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Lessons unlearned, discarded, or forgotten from the 1994 Rwanda Genocide: What is the world waiting for in Ethiopia?

Amhara genocide _ Ethiopia
Maikadra Massacre grave of ethnic Amhara (Photo : from the web)

Getahun Assefa

This article draws a stark parallel between the 1994 Rwanda genocide and the ongoing atrocities against Amharas in Ethiopia. It sheds light on the grim realities and gruesome killings of Amharas under the naked eyes of the international community. According to credible sources, only in June 2024, close to 1000 Amhara farmers, teachers, bankers, children, women, and the elderly were summarily executed by the army of the despotic regime of Ethiopia. These killings took place largely in the Amhara region but are not limited to this region only. There were mass killings in Oromia and other regions as well, deliberately targeting Amharas.  Farmers were gathered by undercover security agents with the pretext of providing them with farm inputs such as fertilizers.  Sadly, 30 of them were brutally killed on the spot for no reason other than being Amharas. 

Reminiscent of the 1994 Rwanda genocide, mass killings of Amharas are carefully planned and consciously executed in coordination between the federal and regional state institutions including the army, ethnic militia, and security entities. Mass killings also took place at government-run makeshift concentration centers where Amharas evicted from their lands were forced to stay. These disturbing and horrifying killings follow political diatribes and inflammatory discourses of political elites. The main culprits include the Prime Minister, the Chief of the Army, the president of the Oromia state, other ethnocratic political elites, and a government-backed Oromo Media Network (OMN). OMN is an Ethiopian version of the Radio Télévision Libre de Mille Collines (RTLM) of Rwanda.

 At the backdrop of the above-mentioned episodes of ethnic cleansing, the key arguments of the article are (i) the international community seems to be incapable of learning from recent ethnic cleansing and genocide; (ii) all the conditions that preceded the 1994 Rwanda genocide are fulfilled in Ethiopia; (iii) while independent reports are confirming genocide or ethnic cleansing in Ethiopia, to date,  there has not been formal inditement of the perpetrators of crimes against humanity; (iv) hesitation, euphemisms and inaction of the international community can lead to grave and unprecedented tragedies; (v) budding dictatorship early on is key to fighting crimes against humanity, maintaining global peace and security, and protecting humanity from extermination; and (vi)  failure to take concrete actions against tyranny and despotism can lead to unimaginable costs to societies and loss of legitimacy in the global governance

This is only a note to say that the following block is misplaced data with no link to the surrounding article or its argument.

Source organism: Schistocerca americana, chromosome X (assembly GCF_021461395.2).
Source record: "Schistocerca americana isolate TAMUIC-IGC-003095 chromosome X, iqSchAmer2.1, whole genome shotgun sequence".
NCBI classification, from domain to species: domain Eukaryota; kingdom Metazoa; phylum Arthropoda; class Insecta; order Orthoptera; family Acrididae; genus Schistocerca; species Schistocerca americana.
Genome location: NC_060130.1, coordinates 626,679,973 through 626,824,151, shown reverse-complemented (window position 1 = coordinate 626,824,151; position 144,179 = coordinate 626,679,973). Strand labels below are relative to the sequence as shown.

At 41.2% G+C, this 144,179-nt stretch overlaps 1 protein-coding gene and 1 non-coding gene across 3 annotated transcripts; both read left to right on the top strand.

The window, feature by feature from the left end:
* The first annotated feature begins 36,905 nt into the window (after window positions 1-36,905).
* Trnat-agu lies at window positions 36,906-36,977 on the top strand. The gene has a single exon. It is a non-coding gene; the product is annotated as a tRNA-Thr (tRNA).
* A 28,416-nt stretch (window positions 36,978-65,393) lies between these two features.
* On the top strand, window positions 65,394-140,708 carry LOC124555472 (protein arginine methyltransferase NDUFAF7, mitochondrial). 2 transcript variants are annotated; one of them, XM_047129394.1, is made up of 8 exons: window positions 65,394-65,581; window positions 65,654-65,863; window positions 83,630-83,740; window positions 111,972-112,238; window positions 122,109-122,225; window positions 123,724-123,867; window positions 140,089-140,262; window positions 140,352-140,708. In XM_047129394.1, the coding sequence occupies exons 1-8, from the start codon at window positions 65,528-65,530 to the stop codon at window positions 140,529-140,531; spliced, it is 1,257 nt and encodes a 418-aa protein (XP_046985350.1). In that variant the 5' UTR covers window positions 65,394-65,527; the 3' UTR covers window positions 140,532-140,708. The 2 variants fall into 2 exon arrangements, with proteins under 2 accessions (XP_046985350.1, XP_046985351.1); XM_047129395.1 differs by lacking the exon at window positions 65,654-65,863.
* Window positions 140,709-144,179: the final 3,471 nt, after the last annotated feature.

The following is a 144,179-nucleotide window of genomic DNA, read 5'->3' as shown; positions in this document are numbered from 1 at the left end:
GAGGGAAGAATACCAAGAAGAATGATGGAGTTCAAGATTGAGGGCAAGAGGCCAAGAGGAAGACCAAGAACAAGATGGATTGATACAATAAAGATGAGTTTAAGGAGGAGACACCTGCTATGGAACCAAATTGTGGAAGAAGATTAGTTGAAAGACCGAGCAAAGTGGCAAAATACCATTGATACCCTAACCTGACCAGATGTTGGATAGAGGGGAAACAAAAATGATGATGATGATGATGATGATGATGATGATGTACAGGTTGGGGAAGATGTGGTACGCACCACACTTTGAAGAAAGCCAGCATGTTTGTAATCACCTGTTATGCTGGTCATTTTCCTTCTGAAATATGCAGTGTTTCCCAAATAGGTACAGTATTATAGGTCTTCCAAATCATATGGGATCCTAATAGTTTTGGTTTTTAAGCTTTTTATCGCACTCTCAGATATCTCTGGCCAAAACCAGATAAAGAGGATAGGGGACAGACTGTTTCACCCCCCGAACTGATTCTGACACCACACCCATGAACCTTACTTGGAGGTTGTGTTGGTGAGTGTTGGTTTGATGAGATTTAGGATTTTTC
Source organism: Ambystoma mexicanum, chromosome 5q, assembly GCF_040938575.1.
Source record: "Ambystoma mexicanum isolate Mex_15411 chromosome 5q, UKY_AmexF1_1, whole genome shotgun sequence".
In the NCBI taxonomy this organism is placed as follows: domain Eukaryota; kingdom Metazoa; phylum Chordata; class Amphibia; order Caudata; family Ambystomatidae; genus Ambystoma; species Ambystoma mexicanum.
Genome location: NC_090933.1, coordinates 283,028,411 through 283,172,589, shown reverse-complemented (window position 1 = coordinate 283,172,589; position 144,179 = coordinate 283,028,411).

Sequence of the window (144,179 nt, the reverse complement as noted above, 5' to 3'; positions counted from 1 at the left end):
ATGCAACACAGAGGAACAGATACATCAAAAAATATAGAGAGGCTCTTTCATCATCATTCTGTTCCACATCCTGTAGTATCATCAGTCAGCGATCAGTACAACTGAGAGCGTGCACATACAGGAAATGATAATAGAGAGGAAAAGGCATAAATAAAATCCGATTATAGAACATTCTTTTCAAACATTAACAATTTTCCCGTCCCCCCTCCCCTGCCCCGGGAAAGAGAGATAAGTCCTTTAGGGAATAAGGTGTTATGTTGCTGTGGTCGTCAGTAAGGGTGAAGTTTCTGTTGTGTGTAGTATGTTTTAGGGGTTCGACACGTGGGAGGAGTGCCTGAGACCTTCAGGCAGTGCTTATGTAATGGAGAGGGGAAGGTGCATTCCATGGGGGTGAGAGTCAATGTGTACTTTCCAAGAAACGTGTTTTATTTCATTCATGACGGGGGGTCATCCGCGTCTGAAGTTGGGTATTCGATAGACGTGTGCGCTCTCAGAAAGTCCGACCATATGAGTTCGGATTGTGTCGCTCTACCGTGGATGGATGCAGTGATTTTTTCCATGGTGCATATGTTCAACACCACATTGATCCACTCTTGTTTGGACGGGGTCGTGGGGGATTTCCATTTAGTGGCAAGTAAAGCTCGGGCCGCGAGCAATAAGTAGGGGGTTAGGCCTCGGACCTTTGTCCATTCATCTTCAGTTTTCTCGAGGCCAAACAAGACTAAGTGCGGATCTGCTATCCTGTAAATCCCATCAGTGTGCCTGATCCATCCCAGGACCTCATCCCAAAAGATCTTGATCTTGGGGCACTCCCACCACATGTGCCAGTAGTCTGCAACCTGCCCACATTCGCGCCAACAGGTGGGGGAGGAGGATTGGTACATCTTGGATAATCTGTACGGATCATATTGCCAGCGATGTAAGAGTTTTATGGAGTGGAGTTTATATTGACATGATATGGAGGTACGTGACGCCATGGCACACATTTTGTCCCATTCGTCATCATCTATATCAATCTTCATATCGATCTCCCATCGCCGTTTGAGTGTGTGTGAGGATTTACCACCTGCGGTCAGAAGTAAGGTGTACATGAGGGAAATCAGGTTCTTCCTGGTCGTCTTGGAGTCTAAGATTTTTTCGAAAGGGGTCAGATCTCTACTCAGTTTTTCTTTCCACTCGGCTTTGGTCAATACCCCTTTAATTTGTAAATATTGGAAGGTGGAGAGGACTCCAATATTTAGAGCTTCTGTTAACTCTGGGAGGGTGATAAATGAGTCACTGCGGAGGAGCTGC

Lessons unlearned, discarded, or forgotten from the 1994 Rwanda Genocide: What is the world waiting for in Ethiopia?

The consequences of hesitation, euphemism, and inaction of the international community to prevent the 1994 Rwanda genocide are well documented. The Rwanda genocide remains a scar in the consciousness of the developed nations that had the firepower, military personnel, and financial means to protect human rights and save lives from extermination. It is also an indication of the monumental failures of the United Nations, other international organizations, and regional entities such as the Organization of African Union (now AU) and the European Union.

As history reminds us, euphemism and inaction only prolonged the suffering of ordinary citizens. As with pre-1994 Rwanda, the international media and global political decision-makers are still grappling with whether to call the Ethiopian crisis a war or a conflict. This is despite the prevailing situation of an all-out war waged by the government of Abiy Ahmed Ali, the Prime Minister of Ethiopia.  Abiy amassed hundreds of thousands of conventional armies; mobilized ethnic (Oromos militias); undertook ethnic-based military conscription; established a hidden hit squad, consisting of high-level government, army, and security officials to eliminate any dissenting views or opposing figures and groups; publicly boasted of shifting scarce resources away from development towards fighting the war waged on Amharas; and used sophisticated armaments, including drones on civilians. Yet still, government-controlled local media, regional international media, as well as politicians and donors, are calling it a “conflict”. 

War and conflict are entirely different although both involve casualties, instability, internal displacement, and the destruction of properties and the economy. By its nature and as commonly understood, conflict involves two organized armed groups resulting in a maximum of “25 battle-related deaths in one calendar year” irrespective of the intent and nature.  War, on the other hand, is hostility sanctioned by the government, supported by legislative bodies, the army, and the security apparatus. It involves collective violence with wide scale operations, massive displacement of civilians, destruction of properties and infrastructure, and heavy casualties of both combatants and civilians. In essence, any conflict is part of a war, or it can lead to a full-scale war if left unaddressedHowever, calling the war waged on Amharas a conflict is a typical euphemism at best and an understatement of the gravity of the situation at worst just for the sake of political correctness. This has given the regime in Addis Ababa a clear signal and cover-up to unleash its war of ethnic cleansing and genocide in Ethiopia. What is taking place in the Amhara region is an all-out war waged on Amharas by the regime of an ethnic apartheid and ethnic fascism, orchestrated and led by a “peace laureate”- the Prime Minister of Ethiopia. The ultimate objective is to break the backbone of Amharas to make them stateless, vulnerable, destitute, and inconsequential in the country’s economy, cultures, languages, and overall socio-political landscapes.